the

very their suing and imprisoning, worse than when the canon law was in force; worse than when those wick

beds;

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as

ed sons of Eli were priests, whose manner was thus to seize their pretended priestly due by force; 1 Sam. II. 12. &c. Whereby men abborred the offering of the Lord.' And it

may
be feared that many

will much abhor the gospel, if such violence as this be suffered in her ministers, and in that which they also pretend to be the offering of the Lord. For those sons of Belial within some limits made seizure of what they knew was their own by an undoubted law; but these, from whom there is no sanctuary, seize out of men's grounds, out of men's houses, their other goods of double, sometimes of triple value, for that which, did not covetousness and rapine blind them, they know to be not their own by the gospel which they preach. * *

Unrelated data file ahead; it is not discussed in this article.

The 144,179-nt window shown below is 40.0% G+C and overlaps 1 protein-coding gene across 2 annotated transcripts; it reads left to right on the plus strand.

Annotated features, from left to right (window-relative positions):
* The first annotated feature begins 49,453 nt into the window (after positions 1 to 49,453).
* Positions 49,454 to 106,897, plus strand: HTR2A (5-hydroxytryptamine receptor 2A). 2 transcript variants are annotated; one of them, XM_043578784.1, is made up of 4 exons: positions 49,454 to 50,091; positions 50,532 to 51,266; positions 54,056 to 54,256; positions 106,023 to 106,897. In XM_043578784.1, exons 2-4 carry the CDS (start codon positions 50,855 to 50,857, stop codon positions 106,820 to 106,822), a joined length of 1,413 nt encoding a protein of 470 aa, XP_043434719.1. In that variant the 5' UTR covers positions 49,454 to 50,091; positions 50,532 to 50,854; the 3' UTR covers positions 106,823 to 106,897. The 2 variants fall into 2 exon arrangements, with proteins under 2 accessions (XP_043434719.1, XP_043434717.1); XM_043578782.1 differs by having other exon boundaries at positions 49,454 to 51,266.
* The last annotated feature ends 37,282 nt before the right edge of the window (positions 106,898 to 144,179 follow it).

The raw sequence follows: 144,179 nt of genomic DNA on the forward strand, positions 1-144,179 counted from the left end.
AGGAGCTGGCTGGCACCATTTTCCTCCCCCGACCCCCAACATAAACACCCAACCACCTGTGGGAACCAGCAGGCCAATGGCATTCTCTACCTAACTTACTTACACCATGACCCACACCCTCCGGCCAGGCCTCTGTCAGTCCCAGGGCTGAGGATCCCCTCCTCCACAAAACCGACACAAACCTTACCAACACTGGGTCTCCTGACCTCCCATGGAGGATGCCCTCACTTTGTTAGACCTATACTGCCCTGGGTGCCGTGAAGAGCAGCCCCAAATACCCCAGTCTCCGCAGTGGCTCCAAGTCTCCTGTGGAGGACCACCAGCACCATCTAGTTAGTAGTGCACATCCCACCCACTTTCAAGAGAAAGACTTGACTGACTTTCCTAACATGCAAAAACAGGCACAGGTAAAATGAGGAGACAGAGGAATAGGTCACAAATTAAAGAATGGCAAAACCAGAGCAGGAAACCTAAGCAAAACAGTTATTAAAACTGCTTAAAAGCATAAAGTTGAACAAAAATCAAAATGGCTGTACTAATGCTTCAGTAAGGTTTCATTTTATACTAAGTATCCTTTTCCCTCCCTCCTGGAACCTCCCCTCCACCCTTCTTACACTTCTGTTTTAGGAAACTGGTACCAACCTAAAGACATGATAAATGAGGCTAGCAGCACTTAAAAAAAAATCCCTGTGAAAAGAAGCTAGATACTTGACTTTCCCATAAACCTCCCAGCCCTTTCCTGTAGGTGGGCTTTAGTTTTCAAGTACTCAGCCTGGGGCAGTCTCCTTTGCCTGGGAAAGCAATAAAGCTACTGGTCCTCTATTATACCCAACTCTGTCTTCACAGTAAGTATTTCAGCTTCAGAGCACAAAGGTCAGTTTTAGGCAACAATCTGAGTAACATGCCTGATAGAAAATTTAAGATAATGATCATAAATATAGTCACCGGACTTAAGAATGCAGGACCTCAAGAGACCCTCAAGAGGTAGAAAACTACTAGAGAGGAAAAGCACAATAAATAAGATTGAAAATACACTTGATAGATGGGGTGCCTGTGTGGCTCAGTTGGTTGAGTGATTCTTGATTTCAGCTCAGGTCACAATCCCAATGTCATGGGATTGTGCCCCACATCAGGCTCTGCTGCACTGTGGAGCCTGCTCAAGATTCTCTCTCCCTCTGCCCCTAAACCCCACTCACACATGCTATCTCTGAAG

And yet they cry out sacrilege, that men will not be gulled and baffled the tenth of their estates, by giving credit to frivolous pretences of divine right. Where did God ever clearly declare to all nations, or in all lands, (and none but fools part with their estates, without clearest evidence, on bare supposals and presumptions of them who are the gainers thereby,) that he required the tenth as due to him or his son perpetually and in all places ? Where did he demand it, that we might certainly know, as in all claims of temporal right is just and reasonable ? Or if demanded, where did he assign it, or by what evident conveyance, to ministers?. Unless they can demonstrate this by more than conjectures, their title can be no better to tithes than the title of Gehazi was to those things, which, by abusing his master's name, he rooked from Naaman. Much less where did he command that tithes should be fetched by force; where lest not under the gospel, whatever his right was, to the freewill offerings of men ? Which is the greater sacrilege, to belie divine authority, to make the name of Christ accessory to violence, and